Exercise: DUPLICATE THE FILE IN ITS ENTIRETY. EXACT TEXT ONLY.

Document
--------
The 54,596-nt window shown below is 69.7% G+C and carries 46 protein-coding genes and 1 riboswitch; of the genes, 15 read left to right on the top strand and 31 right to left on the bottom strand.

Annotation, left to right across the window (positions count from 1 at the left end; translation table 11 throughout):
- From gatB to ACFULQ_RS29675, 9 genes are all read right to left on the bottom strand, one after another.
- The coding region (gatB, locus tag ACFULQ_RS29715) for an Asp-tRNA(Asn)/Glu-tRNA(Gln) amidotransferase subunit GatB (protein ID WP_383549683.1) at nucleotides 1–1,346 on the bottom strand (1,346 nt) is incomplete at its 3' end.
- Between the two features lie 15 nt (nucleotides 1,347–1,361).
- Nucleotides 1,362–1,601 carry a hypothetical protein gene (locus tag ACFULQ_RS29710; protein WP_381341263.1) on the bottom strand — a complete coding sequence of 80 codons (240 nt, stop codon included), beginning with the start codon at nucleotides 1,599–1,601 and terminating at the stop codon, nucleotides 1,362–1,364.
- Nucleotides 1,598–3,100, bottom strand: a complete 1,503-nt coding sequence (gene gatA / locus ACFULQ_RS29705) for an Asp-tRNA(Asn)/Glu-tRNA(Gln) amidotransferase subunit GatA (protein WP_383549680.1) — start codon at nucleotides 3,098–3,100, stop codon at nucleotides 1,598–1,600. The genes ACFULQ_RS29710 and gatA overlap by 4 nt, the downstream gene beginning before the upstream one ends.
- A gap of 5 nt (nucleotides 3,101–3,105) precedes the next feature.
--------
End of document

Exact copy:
The 54,596-nt window shown below is 69.7% G+C and carries 46 protein-coding genes and 1 riboswitch; of the genes, 15 read left to right on the top strand and 31 right to left on the bottom strand.

Annotation, left to right across the window (positions count from 1 at the left end; translation table 11 throughout):
- From gatB to ACFULQ_RS29675, 9 genes are all read right to left on the bottom strand, one after another.
- The coding region (gatB, locus tag ACFULQ_RS29715) for an Asp-tRNA(Asn)/Glu-tRNA(Gln) amidotransferase subunit GatB (protein ID WP_383549683.1) at nucleotides 1–1,346 on the bottom strand (1,346 nt) is incomplete at its 3' end.
- Between the two features lie 15 nt (nucleotides 1,347–1,361).
- Nucleotides 1,362–1,601 carry a hypothetical protein gene (locus tag ACFULQ_RS29710; protein WP_381341263.1) on the bottom strand — a complete coding sequence of 80 codons (240 nt, stop codon included), beginning with the start codon at nucleotides 1,599–1,601 and terminating at the stop codon, nucleotides 1,362–1,364.
- Nucleotides 1,598–3,100, bottom strand: a complete 1,503-nt coding sequence (gene gatA / locus ACFULQ_RS29705) for an Asp-tRNA(Asn)/Glu-tRNA(Gln) amidotransferase subunit GatA (protein WP_383549680.1) — start codon at nucleotides 3,098–3,100, stop codon at nucleotides 1,598–1,600. The genes ACFULQ_RS29710 and gatA overlap by 4 nt, the downstream gene beginning before the upstream one ends.
- A gap of 5 nt (nucleotides 3,101–3,105) precedes the next feature.